The proud history of the USS New Mexico stands front and center in La Ventana Gallery through May 9, with A Noble Legacy: The USS “New Mexico.” The special exhibition includes a hand-crafted model of the New Mexico (BB-40), a battleship that saw significant action in World War II; items related to the new USS New Mexico (SSN-779), a nuclear submarine; photographs from both ships; and a short documentary by KNME-TV telling BB-40’s dramatic story.
“The sailors who served onboard New Mexico (BB-40) are truly deserving of the recognition this exhibition provides,” said George Perez, commander of SSN-779, who traveled to New Mexico for the exhibit’s opening ceremony. “Their legacy will continue to serve both the state and the nation onboard New Mexico (SSN-779) for decades to come.”
The History Museum’s collections include a 56-piece Tiffany service set, originally commissioned by the state of New Mexico for the BB-40. Several of her pieces have been on display in the museum’s main exhibition, Telling New Mexico: Stories from Then and Now. Each piece was handcrafted to reflect different aspects of the state’s cultural heritage, with engravings that detail events like Coronado’s expedition and a humidor in the shape of Taos Pueblo.
Also on display in Telling New Mexico is a piece of shrapnel from a attack and a diary kept by one of the crewmen.
The battleship, commissioned in 1918, served as a flagship of the U.S. Pacific Fleet and played vital roles during World War II. First sent to Pearl Harbor, the ship was deployed to protect our eastern seaboard in mid-1941, barely missing the attack on the Hawaiian port. In 1945, during the pre-landing bombardment of Luzon, the ship suffered a hit from a kamikaze plane, killing the commanding officer and 29 crewmen. After repairs at Pearl Harbor, the ship sailed to Okinawa for the invasion and, on May 12, was hit by a kamikaze plane and a bomb. The resulting fire killed 54 men and wounded 119; the remaining crewmen continued to fight. On Sept. 2, 1945, the ship and her crew entered Tokyo Bay to witness Japan’s surrender.
The ship was decommissioned on July 19, 1946, and sold for scrap the next year. For her World War II service, the ship received six battle stars.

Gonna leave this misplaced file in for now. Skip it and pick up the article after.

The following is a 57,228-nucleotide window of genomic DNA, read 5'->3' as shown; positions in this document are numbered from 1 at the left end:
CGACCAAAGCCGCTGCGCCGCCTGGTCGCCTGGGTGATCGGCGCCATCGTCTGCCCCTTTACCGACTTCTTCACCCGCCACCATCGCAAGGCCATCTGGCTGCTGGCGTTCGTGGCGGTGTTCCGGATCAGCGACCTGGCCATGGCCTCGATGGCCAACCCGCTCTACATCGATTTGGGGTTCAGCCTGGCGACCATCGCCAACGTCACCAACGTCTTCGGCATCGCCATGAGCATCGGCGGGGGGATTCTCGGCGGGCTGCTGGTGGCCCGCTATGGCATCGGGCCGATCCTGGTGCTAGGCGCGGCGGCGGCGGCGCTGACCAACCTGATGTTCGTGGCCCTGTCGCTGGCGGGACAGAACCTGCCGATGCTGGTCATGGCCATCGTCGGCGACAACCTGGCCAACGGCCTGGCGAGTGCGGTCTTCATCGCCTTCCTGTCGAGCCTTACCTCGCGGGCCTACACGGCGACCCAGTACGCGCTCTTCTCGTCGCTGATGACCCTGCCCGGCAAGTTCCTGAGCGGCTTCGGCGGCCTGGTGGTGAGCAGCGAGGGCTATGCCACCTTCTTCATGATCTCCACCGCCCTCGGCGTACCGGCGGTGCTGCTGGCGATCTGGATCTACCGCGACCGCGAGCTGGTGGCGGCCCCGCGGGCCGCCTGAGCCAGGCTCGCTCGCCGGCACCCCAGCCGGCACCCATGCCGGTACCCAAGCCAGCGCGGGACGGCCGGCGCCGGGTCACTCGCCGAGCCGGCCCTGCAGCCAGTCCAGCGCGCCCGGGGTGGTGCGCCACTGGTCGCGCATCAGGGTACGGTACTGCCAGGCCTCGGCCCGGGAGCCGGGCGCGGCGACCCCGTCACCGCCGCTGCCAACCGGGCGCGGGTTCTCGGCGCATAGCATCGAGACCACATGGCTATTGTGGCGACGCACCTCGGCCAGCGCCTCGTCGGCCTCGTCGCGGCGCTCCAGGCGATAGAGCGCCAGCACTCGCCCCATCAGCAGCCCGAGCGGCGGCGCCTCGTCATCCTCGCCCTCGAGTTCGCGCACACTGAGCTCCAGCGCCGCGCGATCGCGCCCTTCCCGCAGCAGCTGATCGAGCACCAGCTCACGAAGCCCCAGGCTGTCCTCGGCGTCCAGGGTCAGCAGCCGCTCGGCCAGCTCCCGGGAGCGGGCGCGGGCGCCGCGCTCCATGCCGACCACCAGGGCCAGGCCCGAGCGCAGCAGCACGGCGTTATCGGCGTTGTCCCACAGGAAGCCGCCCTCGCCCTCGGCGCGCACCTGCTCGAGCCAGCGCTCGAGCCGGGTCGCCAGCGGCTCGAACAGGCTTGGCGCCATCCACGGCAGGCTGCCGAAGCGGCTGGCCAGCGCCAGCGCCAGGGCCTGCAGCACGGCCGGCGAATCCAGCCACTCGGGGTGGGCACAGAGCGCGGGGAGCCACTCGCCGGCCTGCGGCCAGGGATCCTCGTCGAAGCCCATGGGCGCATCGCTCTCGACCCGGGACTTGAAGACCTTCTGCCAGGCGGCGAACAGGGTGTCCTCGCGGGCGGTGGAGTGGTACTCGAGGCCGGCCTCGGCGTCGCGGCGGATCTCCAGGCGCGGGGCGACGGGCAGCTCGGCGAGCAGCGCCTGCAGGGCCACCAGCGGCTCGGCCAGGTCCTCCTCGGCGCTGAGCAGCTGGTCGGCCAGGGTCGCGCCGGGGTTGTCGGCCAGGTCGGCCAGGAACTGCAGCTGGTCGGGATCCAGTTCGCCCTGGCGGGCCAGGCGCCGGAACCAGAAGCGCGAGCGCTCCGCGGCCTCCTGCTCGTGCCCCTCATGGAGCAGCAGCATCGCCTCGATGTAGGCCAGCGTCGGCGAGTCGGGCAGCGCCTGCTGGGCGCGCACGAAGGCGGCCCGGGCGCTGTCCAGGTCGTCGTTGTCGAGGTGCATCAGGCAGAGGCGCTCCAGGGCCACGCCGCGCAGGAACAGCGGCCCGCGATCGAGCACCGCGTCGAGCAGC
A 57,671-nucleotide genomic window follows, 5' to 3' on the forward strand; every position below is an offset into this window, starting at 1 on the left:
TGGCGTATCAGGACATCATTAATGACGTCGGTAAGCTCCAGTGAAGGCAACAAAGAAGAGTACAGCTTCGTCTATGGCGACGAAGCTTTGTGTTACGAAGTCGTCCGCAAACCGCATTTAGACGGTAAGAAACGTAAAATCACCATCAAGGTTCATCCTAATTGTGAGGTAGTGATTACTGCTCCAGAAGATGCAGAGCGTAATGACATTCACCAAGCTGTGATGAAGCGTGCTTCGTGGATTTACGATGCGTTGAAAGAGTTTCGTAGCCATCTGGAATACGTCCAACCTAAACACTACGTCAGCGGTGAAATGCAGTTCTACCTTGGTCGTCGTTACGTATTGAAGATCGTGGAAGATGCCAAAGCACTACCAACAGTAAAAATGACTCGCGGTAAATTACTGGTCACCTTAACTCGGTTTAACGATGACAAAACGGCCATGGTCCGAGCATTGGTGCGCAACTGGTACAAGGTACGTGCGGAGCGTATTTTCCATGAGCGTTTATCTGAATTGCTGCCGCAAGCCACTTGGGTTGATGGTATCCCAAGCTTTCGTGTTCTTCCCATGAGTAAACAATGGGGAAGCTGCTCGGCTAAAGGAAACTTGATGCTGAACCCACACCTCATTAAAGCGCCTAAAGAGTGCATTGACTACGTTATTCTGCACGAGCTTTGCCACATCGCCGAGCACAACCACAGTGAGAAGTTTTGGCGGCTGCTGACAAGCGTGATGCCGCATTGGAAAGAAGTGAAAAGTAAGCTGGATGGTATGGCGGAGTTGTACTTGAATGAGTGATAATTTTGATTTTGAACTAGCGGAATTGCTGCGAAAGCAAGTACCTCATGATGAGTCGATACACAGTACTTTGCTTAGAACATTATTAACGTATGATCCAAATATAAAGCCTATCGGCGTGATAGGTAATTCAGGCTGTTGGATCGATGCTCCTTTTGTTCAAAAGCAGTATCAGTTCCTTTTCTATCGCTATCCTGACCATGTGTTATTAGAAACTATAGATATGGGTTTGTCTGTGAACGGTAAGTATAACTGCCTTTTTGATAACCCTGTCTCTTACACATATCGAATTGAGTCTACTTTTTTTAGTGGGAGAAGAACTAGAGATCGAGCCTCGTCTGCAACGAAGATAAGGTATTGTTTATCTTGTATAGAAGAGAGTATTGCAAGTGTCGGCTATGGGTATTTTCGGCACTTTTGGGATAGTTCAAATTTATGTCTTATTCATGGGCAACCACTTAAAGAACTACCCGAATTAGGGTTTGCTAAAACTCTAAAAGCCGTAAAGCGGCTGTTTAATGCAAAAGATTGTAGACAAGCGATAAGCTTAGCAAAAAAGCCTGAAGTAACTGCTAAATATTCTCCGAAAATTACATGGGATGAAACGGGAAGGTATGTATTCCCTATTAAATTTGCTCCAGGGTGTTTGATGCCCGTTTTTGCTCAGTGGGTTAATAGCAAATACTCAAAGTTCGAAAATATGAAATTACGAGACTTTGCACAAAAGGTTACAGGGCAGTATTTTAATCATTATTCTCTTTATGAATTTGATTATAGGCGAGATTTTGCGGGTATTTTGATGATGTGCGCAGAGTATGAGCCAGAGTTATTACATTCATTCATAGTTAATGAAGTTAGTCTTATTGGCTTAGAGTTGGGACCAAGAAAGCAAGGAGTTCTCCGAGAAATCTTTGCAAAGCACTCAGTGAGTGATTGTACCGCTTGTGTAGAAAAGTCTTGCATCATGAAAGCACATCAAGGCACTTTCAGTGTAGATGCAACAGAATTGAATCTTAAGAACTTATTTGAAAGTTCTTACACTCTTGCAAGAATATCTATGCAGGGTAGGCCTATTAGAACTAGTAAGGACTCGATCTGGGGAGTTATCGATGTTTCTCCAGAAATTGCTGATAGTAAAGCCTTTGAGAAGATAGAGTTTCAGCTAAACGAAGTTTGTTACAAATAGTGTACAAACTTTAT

Cecil Whitson, an engineer for Sandia National Laboratories, began hand-crafting a 7½-foot model of the ship some years back. Every piece on the model was hand-fabricated by Whitson to scale, including the anchor chain and anti-aircraft guns. The model mimics the ship’s 1944 incarnation. A recent illness stopped his work, but fellow modeling enthusiast and U.S. Navy veteran Keith Liotta recently picked up the charge.
“Once I saw it, I said, `There’s no way I’m going to let this die,’” Liotta said. “It’s a tremendous piece of work in honor of people who fought for us through the war.”
Once completed, the model of BB-40 will be donated to the History Museum.
The SSN-779 was commissioned last year and it carries two of the Tiffany plates from the original ship’s collection, on loan from the History Museum.
“When the Navy named one of its new fast-attack nuclear submarines after New Mexico, it bestowed a great honor upon our state,” said Dick Brown, chairman of the USS New Mexico Commissioning Committee, which worked hard to persuade the Navy to name the submarine for our state. “USS New Mexico (SSN-779) is a tribute to all who served onboard our namesake battleship and is a salute to all New Mexicans who have served, and are serving, in our Armed Forces.”
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